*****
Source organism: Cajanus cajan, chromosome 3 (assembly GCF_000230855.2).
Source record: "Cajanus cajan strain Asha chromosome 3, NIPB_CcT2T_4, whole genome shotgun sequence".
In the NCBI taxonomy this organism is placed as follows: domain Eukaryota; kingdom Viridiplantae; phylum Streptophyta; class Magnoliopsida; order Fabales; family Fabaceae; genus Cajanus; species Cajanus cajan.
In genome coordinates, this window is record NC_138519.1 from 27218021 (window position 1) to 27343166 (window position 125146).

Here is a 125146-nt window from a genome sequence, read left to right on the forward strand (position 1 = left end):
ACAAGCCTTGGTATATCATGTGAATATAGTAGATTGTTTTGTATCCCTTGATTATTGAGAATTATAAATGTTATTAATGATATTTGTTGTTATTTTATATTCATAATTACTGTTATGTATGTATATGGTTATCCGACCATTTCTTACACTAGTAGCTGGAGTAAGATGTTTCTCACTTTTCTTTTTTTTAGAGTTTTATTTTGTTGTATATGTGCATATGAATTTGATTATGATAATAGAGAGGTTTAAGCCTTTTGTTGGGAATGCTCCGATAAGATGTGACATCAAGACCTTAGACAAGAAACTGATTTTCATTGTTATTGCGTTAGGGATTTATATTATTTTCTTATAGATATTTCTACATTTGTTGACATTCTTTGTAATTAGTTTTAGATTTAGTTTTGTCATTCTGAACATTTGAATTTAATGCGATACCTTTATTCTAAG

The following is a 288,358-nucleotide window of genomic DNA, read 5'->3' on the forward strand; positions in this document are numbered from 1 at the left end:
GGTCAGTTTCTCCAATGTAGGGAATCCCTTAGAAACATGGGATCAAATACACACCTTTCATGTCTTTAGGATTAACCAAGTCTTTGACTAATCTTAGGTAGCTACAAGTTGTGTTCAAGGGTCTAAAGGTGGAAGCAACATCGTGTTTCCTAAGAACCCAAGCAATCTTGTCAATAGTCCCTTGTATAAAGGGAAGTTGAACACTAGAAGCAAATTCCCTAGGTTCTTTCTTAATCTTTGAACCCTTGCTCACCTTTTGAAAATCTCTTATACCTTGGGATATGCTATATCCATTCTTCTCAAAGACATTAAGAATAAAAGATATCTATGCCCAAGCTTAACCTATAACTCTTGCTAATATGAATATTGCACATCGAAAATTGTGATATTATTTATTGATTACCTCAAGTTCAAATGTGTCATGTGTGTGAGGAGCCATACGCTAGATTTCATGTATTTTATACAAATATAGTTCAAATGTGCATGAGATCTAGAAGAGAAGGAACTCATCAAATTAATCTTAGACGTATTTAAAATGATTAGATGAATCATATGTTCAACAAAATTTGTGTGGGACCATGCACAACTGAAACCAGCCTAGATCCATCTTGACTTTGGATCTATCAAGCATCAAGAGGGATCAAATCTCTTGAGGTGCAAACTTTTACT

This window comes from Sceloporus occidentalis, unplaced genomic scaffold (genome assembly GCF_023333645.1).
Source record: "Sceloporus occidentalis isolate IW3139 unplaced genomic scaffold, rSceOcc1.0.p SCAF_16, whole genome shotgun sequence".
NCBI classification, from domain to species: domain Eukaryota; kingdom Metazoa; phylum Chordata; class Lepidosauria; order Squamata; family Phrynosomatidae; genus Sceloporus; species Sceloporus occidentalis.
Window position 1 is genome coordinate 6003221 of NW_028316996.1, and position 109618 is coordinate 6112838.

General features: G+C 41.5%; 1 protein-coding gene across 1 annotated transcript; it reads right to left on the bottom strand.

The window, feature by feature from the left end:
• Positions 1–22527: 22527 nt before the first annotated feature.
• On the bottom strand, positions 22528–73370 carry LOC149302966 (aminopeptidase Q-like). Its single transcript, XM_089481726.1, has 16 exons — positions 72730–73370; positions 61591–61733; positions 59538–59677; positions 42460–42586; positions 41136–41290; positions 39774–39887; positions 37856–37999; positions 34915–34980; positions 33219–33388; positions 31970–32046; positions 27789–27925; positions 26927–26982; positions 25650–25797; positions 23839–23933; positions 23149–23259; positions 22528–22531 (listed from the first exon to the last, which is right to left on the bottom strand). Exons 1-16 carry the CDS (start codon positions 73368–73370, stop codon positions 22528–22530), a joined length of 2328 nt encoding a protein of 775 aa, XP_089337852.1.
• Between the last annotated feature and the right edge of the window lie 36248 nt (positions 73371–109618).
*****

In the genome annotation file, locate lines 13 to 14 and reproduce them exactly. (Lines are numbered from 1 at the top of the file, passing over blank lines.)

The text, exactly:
General features: G+C 41.5%; 1 protein-coding gene across 1 annotated transcript; it reads right to left on the bottom strand.

The window, feature by feature from the left end: